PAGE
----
Danny Stack gave some top tips and things to avoid, based on last year’s entries. Start telling your story on page one, don’t be languid in your pacing. Scripts need to grab a reader. A nice turn of phrase helps, as does good use of subtext. Show there’s something happening. Turnoffs are familiar situations and superficial writing. It’s crucial to nail the tone – thrillers must be thrilling, comedies must be funny.
Jordan advised everyone to write from the heart, focus on stories they want to tell, not second-guessing. [Jordan also sucks his own blood, as he showed after discovering he’d cut his hand before coming on stage.] He stresses how crucial it was to start scenes late and end them as soon as they stop mattering – when it’s over it’s over.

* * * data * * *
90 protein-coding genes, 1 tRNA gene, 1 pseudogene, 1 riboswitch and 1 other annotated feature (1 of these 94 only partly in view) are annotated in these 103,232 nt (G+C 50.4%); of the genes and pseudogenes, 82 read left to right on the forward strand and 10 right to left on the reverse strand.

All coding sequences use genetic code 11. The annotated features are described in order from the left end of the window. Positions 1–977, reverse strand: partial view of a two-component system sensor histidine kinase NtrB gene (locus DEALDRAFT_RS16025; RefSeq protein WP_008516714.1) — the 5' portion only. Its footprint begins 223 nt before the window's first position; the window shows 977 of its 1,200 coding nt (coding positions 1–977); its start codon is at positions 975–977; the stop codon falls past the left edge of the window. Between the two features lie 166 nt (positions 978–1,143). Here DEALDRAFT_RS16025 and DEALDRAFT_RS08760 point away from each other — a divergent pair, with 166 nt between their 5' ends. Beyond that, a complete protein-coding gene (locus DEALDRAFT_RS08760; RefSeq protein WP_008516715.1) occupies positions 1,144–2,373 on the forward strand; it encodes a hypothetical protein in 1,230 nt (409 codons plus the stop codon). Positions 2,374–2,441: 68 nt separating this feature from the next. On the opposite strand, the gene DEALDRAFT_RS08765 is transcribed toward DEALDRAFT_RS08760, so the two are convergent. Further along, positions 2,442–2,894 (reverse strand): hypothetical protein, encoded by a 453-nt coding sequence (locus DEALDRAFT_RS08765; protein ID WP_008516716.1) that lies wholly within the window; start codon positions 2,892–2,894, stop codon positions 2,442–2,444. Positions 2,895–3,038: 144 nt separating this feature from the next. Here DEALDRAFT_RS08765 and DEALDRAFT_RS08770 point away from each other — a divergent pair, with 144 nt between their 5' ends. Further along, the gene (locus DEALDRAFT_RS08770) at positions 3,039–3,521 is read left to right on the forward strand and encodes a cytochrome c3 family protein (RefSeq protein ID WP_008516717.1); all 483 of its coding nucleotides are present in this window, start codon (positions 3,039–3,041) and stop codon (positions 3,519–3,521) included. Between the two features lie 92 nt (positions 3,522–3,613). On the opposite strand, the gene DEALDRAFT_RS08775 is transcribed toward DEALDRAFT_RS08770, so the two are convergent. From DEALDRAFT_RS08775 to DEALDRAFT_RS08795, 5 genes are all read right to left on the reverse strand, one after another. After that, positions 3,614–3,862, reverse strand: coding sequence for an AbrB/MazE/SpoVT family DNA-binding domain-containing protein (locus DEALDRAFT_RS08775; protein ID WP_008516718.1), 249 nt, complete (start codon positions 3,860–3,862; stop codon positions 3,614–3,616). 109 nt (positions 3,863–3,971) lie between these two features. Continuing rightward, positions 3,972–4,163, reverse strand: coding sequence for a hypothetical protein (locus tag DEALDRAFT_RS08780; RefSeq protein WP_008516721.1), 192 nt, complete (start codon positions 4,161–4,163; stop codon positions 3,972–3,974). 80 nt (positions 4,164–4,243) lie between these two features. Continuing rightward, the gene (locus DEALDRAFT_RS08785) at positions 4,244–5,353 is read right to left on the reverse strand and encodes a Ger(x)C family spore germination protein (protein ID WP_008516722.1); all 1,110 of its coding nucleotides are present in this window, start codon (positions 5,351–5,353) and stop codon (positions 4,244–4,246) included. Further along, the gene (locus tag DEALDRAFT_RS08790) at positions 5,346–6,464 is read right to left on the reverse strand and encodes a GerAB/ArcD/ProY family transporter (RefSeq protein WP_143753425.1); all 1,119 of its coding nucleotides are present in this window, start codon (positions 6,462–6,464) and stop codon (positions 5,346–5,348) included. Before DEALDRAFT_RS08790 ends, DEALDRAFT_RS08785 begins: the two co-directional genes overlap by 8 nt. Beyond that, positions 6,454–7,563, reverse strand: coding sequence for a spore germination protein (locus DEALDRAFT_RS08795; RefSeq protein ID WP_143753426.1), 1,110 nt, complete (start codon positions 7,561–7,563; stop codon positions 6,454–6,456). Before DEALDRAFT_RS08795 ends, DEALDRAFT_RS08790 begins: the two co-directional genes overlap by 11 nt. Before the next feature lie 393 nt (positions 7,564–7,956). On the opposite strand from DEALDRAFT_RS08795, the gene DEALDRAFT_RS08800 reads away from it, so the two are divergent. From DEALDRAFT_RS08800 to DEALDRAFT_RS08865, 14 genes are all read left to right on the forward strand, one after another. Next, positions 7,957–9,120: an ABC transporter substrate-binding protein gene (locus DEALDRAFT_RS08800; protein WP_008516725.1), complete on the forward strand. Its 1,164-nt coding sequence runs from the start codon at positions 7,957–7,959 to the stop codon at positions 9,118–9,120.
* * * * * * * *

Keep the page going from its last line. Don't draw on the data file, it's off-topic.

He also passed on a tip that had served him well on how to make dialogue better. Keep taking words away from each sentence, one at a time. So long as the dialogue still makes sense, it will be better – shorter, tighter, pithier.
Jordan wants to love a character from their first sentence, their first appearance. Fro the outline, don’t bother detailing every plot twist for the next few episodes. Talk about the characters, their world, the area of the story. Entries can be for series or serials. Jordan said 30 or 60 minutes was fine [the Red Planet website stipulates 60 minutes only]. He was happy to see sitcom scripts, if they were funny.
Jordan suggested the outline talk about the entry’s tone – maybe throw in a movie reference or two. For Hustle, it was a modern take on Robin Hood, with parallels to films like The Sting. He suggested it was better to hit the ground running in your first ten pages, while setting up core characters over the whole 60 pages, rather than front-loading the script with exposition. Half a page, even a line can be enough to nail a character.